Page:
When it comes to planning HVAC maintenance, there are a few primary strategies used to do so. The four phases of planned HVAC maintenance are:
- Corrective maintenance
- Preventative maintenance
- Risk-based maintenance
- Predictive maintenance
HVAC Maintenance Strategies & Facility Management
Among these four maintenance philosophies, most facility management companies prefer to focus on preventative and predictive maintenance above all.
By doing this, they’re better able to produce effective strategies that will lower your building’s operational costs – chipping away at the most expensive item first: your energy bill.
If you’re looking for emergency ac repair services, tuneups, and 24/7 maintenance, contracting with a local facility management company will save you money and give you peace of mind.
Every service issue your commercial property might face is covered under a single payment. That means plumbing, electrical, landscaping, janitorial work, and HVAC services are all covered.
1. Corrective Maintenance
The moment an issue is spotted, it gets fixed. This is corrective maintenance. It’s the most standard, straightforward type of planned HVAC maintenance strategy there is.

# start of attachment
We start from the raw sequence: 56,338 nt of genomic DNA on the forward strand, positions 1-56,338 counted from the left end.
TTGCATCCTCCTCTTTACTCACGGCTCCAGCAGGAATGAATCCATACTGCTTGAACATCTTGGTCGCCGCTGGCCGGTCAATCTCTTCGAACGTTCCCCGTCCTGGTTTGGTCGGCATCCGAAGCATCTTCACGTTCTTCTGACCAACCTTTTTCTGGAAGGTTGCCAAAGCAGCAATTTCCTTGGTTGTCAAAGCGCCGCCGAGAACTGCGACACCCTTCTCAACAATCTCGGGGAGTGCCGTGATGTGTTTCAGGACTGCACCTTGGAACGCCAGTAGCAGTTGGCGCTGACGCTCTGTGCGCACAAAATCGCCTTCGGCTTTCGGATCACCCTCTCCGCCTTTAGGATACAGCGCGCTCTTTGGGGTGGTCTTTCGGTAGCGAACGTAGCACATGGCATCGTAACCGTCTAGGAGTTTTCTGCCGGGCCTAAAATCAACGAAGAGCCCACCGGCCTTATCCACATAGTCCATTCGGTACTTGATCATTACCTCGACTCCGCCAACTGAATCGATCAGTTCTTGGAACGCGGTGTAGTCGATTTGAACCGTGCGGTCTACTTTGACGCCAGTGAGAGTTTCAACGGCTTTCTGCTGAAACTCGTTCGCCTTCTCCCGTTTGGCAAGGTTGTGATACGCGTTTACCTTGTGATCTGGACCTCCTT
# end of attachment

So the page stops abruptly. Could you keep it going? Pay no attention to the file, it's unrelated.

If the cost you pay for downtime and repair is lower than the investment necessary to create a maintenance program, corrective maintenance is the best choice.
However, once an emergency occurs, this strategy just doesn’t cut it. To stay on top of any unexpected outages, preventive or predictive maintenance is preferable.
2. Preventative Maintenance
Preventative maintenance is the key to a smooth-running facility, whether it’s specifically for an HVAC system or not.
HVAC technicians carry out maintenance according to pre-planned cycles or specific prescriptions with regards to the system’s functionality. Preventative maintenance is carried out based on time (set benchmarks), usage markers (hours of operation or cycles) or conditions.
This strategy reduces the chance of operational failure. The goal here is to identify potential issues before they become serious problems.
3. Risk-Based Maintenance
Any items that show a high risk of maintenance concerns are identified through integrating careful equipment analysis, measuring performance, and conducting occasional tests to determine how well a commercial HVAC is performing.
The information that gets gathered is based on various factors: environmental conditions, historical use, the condition of the equipment, and more.
Strategies are created to mitigate risks by monitoring parts based on how they’re performing. Any HVAC system showing abnormal performance is either updated or replaced, depending on the available budget.
4. Predictive Maintenance
Also referred to as condition-based maintenance, this is a maintenance strategy where facility management companies thrive.
Using asset monitoring software and predictive modeling, FM companies can determine which parts of an HVAC system are going to need priority maintenance.
This is based on usage, the date from which the parts were installed, and other varying factors.